Ask yourself this – where has there been any sort of a flukish loss in the CFP so far? Of course there will be some sort of a crazy upset somewhere when this expands, but if you can win two or more games in this tournament, you’re for real.

In the near future, every team will know in the offseason that the College Football Playoff is a real possibility, and not just a silly slogan put on a t-shirt.

Every fan base whose team is having a good season will be more engaged.

December will be more fun, the College Football Playoff will be more fun, and the sport will be more fun.

The College Football Playoff is expanding. It’s going to be okay.

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College Football Playoff to expand to 12 teams in 2026

Big changes are coming to College Football!!

Yesterday we reported on the possibility of the College Football Playoff expanding from the current four-team model to a 12-team format. The model we reported on yesterday will be the official setup once the new 12-team playoff goes into effect. Ross Dellenger of Sports Illustrated reported on the new structure.

 “In the model, the six highest-ranked conference champions receive an automatic berth while the next six highest-ranked teams get at-large bids into the field. The four highest-ranked conference champions get a first-round bye. First rounds are played on campus while quarterfinals and semifinals are hosted by a rotation of six bowls.”

There had initially been talk of expanding as early as 2024, but now 2026 will be the new target date. The 2024 date caused multiple problems for the CFP managers and its partners, as the number of games would triple with only about two years of lead time to figure out the logistics. There would also be the issue of TV rights, as ESPN holds those rights for the ’24 and ’25 playoffs. How would those rights deals be effected after expansion?

If you’re wondering about my thoughts on this expansion, I’ve attached an article from our colleague Nick Shepkowski as Fighting Irish Wire that will explain my thoughts. But, in short, I can’t stand it. A four-team playoff meant something, and now with 12-teams and automatic qualifiers, it just feels like an extension of professional sports. I always liked that college football did things differently, but with the amount of money from TV networks and sponsors, it’s easy to see why they embraced expansion. That doesn’t mean I endorse the idea but sports at the professional and collegiate record are finding new ways to bring in big money. College football is big business and the playoff is no exception.

The definitive, final, ‘show me the money’ top 25 future Big Ten expansion candidates

If the Big Ten expands again in the future, this is the list of teams and the rankings that Big Ten brass should operate from.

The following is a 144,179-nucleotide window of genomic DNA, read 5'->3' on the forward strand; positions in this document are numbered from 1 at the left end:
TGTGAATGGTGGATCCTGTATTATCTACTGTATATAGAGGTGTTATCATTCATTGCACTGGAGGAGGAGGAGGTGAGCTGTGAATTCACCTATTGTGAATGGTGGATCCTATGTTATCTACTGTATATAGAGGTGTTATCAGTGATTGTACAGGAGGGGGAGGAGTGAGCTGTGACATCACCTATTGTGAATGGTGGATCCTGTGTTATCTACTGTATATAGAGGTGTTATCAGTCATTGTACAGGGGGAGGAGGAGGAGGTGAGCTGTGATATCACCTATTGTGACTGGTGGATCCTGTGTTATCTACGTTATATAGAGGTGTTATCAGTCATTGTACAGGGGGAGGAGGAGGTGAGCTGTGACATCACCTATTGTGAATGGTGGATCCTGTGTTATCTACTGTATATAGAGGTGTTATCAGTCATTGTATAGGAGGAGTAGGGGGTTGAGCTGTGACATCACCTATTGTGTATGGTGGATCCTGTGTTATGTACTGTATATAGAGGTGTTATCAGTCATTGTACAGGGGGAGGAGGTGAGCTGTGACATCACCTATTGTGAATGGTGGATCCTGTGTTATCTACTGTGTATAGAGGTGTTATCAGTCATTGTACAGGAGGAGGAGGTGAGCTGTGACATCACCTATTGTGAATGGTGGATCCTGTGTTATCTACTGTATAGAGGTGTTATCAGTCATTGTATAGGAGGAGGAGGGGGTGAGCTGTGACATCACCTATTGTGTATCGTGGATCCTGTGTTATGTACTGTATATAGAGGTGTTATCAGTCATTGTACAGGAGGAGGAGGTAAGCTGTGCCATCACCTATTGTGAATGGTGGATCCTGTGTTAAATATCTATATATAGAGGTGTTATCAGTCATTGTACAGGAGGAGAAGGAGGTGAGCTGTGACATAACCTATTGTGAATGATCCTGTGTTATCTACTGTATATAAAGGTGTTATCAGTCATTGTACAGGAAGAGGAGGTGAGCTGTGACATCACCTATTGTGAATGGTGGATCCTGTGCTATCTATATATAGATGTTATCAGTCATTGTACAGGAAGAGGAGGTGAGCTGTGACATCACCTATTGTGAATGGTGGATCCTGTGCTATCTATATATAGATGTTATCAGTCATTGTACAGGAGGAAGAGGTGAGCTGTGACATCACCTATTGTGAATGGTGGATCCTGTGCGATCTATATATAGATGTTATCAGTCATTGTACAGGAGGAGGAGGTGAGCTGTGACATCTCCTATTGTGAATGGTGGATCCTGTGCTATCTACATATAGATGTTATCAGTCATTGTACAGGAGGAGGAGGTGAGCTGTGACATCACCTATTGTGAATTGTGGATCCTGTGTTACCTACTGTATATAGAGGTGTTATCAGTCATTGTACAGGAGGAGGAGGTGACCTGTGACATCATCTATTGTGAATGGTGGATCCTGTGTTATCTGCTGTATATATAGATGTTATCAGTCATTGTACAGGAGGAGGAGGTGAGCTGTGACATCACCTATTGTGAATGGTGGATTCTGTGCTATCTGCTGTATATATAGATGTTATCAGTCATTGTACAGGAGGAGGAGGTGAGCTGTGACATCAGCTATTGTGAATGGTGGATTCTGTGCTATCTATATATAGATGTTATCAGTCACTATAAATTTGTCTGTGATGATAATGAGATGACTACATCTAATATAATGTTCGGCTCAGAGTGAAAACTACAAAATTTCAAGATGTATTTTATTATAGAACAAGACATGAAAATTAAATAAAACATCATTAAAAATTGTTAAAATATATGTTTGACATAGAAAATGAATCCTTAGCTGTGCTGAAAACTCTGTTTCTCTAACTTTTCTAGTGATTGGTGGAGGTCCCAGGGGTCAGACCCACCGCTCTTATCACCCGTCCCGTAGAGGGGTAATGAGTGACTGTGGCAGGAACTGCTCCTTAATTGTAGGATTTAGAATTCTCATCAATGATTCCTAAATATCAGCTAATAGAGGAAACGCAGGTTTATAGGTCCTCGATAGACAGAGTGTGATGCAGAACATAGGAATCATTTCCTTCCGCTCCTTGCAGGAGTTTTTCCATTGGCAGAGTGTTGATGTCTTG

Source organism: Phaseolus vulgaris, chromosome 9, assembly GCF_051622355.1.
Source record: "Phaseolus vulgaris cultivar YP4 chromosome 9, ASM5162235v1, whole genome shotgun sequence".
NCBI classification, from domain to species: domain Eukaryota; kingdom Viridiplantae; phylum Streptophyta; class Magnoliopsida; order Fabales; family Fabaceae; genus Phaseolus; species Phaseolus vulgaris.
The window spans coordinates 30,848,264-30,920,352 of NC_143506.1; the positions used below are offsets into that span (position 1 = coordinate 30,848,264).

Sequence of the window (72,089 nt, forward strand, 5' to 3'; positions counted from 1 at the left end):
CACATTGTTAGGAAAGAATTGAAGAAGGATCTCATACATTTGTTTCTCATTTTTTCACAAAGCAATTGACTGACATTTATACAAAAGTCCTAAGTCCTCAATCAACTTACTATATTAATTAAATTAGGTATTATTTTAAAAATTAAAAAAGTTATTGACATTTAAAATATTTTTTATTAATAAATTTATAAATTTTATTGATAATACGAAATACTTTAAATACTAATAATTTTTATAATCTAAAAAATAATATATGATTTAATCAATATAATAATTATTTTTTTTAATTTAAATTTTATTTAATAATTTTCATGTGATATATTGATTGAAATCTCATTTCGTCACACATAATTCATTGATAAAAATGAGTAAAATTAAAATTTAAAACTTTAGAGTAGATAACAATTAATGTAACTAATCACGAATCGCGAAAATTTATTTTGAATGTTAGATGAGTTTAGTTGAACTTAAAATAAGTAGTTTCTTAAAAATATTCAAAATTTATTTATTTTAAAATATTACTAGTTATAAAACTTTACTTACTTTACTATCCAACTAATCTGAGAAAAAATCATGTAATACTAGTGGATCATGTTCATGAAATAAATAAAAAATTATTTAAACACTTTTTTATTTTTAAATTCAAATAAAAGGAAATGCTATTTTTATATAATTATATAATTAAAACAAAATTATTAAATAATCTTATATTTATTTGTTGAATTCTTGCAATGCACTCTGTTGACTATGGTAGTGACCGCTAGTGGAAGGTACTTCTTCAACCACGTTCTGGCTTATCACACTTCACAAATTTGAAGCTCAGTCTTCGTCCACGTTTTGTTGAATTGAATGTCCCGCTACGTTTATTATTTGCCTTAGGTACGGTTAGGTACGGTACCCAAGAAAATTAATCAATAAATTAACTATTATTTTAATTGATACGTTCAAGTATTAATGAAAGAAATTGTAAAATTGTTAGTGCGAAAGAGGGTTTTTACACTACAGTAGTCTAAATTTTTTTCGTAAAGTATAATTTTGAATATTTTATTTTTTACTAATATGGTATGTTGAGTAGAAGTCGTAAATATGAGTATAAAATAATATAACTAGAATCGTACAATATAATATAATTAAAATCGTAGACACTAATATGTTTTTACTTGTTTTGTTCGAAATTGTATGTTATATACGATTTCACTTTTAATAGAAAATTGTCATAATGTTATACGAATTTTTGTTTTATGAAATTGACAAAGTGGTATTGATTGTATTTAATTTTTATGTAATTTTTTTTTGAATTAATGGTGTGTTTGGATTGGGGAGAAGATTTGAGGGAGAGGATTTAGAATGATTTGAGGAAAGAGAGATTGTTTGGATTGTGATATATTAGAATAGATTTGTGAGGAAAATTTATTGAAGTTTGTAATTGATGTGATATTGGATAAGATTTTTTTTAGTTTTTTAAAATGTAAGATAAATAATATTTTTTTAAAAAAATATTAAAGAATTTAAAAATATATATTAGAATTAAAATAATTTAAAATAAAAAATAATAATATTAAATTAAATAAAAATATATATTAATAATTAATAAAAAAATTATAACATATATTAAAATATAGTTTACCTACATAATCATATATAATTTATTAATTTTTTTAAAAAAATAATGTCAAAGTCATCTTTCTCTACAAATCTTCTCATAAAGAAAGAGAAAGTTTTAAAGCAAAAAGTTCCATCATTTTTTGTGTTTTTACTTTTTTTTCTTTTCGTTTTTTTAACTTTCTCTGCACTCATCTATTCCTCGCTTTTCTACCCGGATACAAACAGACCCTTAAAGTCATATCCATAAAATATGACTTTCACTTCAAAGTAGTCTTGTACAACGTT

Enough talk about who fits in academically with the Big Ten through their Association of American Universities ranking. Let’s get down to brass tax. Who can Big Ten commissioner Kevin Warren add that increases everyone’s bottom line?

Let’s end the charade. That’s what all of this expansion business is about anyways. Warren and others can act like it’s about respected research universities, but this is about dollars and cents. It’s why he convinced Pac-12 commissioner George Kliavkoff that they were on the same team, and then turned around and poached his league’s two biggest assets.

For the most part, this isn’t about regional fits anymore. USC and UCLA joining the Big Ten in 2024 shows us that. Now, adding a dance partner or two for the Trojans and Bruins makes sense, but only if it enhances the league members’ per-school payouts.

So, what should the top 25 big board of future Big Ten expansion candidates look like? Feel free to reference this list as needed Mr. Warren. It’s the “Show Me the Money” rankings. If your school isn’t on this list, sorry, you’re not joining the Big Ten conference now or in the future.

For our friends over in Ames, Iowa, save your time. Iowa State isn’t joining the Big Ten and, in fact, they’re not in the top 25 pool of candidates either. This is about TV ratings and expanding market shares. The Cyclones don’t add anything that the Big Ten doesn’t already have with the Iowa Hawkeyes.

Every program is fair game so long as they aren’t already in the Big Ten or SEC.Without further ado, here’s the official, no-need-to-look-anywhere else top 25 future Big Ten expansion candidates.

‘It’s a sign of the times’: Kirk Ferentz shares thoughts on the Big Ten’s USC, UCLA additions

Iowa Hawkeyes head football coach Kirk Ferentz said “it’s a sign of the times” that the USC Trojans and UCLA Bruins are joining the Big Ten.

As Iowa head football coach Kirk Ferentz was meeting with the media discussing the brand new Iowa Swarm Collective, the topic of Big Ten expansion naturally came up.

With Hawk Central and other Iowa reporters in attendance, Ferentz dove into his thoughts on the Big Ten adding both the USC Trojans and UCLA Bruins beginning with the 2024-25 college athletics season.